Premier League set to increase crackdown on illegal streaming following High Court order

The rise of 'Kodi' boxes, which stream live matches to televisions, have become an increasing concern for the Premier League and Britain's leading football providers, such as Sky and BT

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The Independent Football

The Premier league is set to increase its crackdown on illegal streaming after it was granted a High Court order to stop live matches being streamed for free on “Kodi” boxes.

Mr Justice Arnold approved an order for Britain’s top four broadband providers - BT, Sky, TalkTalk and Virgin Media - to block connections to the servers that host pirated streams of matches.

As a result of the order, the four companies will be legally obliged to shut down the source of illegal streams.

The Premier League is acting with the support of Sky and BT, which each pay millions for every match they broadcast and fear the popularity of Kodi boxes is eroding the value of their spending on exclusive rights.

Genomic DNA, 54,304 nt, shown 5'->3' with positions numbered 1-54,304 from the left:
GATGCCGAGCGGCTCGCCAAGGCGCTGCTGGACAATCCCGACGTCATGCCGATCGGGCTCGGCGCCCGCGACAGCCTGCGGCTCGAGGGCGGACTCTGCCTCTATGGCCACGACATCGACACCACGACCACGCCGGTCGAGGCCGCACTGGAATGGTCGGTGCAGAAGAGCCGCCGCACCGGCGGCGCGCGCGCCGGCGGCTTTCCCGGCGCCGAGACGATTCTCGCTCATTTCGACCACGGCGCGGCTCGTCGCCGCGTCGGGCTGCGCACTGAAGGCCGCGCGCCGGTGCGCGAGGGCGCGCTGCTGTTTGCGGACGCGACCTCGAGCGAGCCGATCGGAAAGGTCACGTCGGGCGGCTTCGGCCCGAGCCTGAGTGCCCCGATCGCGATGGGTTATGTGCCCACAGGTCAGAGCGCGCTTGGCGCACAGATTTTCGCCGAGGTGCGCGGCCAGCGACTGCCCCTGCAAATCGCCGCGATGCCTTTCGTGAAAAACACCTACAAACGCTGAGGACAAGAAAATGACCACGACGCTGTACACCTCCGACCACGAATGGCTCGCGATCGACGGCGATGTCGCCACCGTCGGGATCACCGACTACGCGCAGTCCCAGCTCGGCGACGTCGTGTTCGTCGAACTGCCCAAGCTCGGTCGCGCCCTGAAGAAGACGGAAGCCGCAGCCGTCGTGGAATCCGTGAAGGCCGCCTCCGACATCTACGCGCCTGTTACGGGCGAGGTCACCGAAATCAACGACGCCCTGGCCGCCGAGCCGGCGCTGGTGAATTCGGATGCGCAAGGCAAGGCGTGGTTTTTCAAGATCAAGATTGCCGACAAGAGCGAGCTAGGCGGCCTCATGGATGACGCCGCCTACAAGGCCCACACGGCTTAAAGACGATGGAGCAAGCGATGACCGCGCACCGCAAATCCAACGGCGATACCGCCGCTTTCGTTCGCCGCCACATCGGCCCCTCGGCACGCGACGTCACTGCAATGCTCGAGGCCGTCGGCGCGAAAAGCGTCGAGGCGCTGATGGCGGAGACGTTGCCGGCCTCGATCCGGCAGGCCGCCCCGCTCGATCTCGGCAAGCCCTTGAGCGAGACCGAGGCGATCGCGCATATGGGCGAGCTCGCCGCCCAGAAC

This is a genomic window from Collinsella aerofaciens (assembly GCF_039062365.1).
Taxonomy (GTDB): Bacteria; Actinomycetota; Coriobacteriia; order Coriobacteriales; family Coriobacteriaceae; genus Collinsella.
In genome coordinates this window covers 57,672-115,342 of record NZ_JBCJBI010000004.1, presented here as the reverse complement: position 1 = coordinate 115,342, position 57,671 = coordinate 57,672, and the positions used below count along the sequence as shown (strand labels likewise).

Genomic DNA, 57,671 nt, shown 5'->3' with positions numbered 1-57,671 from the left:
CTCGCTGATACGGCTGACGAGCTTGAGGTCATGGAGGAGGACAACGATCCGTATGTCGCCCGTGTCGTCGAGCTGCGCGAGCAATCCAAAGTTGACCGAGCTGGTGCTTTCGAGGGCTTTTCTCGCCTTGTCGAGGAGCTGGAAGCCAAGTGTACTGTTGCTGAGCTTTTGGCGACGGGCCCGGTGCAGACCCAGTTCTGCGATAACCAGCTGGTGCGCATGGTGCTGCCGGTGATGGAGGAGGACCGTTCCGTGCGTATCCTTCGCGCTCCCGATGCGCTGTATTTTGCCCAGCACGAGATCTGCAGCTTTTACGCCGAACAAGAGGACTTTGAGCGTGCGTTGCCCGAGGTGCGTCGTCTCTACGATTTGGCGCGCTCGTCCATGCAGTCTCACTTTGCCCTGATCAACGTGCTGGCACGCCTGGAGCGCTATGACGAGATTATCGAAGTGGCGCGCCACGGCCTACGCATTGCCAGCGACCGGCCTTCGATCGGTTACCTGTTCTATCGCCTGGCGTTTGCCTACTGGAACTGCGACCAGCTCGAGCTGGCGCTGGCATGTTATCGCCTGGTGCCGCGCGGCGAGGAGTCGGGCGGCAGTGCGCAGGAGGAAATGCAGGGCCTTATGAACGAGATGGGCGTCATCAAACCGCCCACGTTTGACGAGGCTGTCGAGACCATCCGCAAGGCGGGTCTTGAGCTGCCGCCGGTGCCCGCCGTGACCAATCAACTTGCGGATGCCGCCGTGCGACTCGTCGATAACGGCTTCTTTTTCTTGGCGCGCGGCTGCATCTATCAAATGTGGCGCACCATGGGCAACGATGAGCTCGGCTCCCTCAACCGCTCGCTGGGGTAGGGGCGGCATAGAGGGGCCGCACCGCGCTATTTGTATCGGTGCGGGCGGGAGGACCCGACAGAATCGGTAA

A Premier League spokesman said: “For the first time this will enable the Premier League to disrupt and prevent the illegal streaming of our matches via Kodi boxes.

“This will enable us to target the suppliers of illegal streams to IPTV boxes, and the internet, in a proportionate and precise manner.”

The Premier League has also been gathering intelligence to trigger arrests of people supplying Kodi boxes.

Earlier this week, a man was caught selling “fully loaded” Kodi boxes at pubs around the country and was subsequently handed a suspended prison sentence alongside a £250,000 fine.

A Sky spokesperson added: "We are pleased the English Premier League's application to crack down on illegal streaming has been granted.

"Content piracy is theft and the success of this application is an important step in tackling the issue.

"It's in the interests of both consumers and everyone working in the creative industries that we all take piracy seriously.

"We'll continue to work with rights holders, government, online market places and content creators to tackle today's piracy and make people aware of the risks it presents and the damage it causes."

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